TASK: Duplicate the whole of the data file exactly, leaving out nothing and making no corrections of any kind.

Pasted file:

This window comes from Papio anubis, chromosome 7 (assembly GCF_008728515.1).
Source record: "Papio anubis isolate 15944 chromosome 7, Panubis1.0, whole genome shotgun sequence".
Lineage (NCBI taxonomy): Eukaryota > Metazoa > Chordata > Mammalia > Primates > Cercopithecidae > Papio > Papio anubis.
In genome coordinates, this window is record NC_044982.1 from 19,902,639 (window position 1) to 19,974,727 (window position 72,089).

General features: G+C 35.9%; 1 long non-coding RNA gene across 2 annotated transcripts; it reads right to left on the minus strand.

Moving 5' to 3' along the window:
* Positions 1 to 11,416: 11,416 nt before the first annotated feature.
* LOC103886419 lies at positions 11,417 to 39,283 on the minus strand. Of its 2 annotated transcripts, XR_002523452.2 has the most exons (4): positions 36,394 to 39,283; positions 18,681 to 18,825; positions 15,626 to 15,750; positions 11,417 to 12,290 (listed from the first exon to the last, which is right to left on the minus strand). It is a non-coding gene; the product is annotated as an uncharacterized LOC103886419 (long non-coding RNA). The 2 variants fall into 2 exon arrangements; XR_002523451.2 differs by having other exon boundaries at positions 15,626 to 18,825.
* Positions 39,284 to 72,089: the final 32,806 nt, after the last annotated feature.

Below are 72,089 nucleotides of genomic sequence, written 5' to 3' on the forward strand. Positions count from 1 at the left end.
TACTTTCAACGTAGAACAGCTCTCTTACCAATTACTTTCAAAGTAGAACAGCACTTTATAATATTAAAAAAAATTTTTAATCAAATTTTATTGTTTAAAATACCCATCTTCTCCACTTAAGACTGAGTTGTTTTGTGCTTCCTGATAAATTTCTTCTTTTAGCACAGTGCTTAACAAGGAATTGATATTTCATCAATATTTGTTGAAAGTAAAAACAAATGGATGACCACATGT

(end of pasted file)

This window comes from Papio anubis, chromosome 7 (assembly GCF_008728515.1).
Source record: "Papio anubis isolate 15944 chromosome 7, Panubis1.0, whole genome shotgun sequence".
Lineage (NCBI taxonomy): Eukaryota > Metazoa > Chordata > Mammalia > Primates > Cercopithecidae > Papio > Papio anubis.
In genome coordinates, this window is record NC_044982.1 from 19,902,639 (window position 1) to 19,974,727 (window position 72,089).

General features: G+C 35.9%; 1 long non-coding RNA gene across 2 annotated transcripts; it reads right to left on the minus strand.

Moving 5' to 3' along the window:
* Positions 1 to 11,416: 11,416 nt before the first annotated feature.
* LOC103886419 lies at positions 11,417 to 39,283 on the minus strand. Of its 2 annotated transcripts, XR_002523452.2 has the most exons (4): positions 36,394 to 39,283; positions 18,681 to 18,825; positions 15,626 to 15,750; positions 11,417 to 12,290 (listed from the first exon to the last, which is right to left on the minus strand). It is a non-coding gene; the product is annotated as an uncharacterized LOC103886419 (long non-coding RNA). The 2 variants fall into 2 exon arrangements; XR_002523451.2 differs by having other exon boundaries at positions 15,626 to 18,825.
* Positions 39,284 to 72,089: the final 32,806 nt, after the last annotated feature.

Below are 72,089 nucleotides of genomic sequence, written 5' to 3' on the forward strand. Positions count from 1 at the left end.
TACTTTCAACGTAGAACAGCTCTCTTACCAATTACTTTCAAAGTAGAACAGCACTTTATAATATTAAAAAAAATTTTTAATCAAATTTTATTGTTTAAAATACCCATCTTCTCCACTTAAGACTGAGTTGTTTTGTGCTTCCTGATAAATTTCTTCTTTTAGCACAGTGCTTAACAAGGAATTGATATTTCATCAATATTTGTTGAAAGTAAAAACAAATGGATGACCACATGT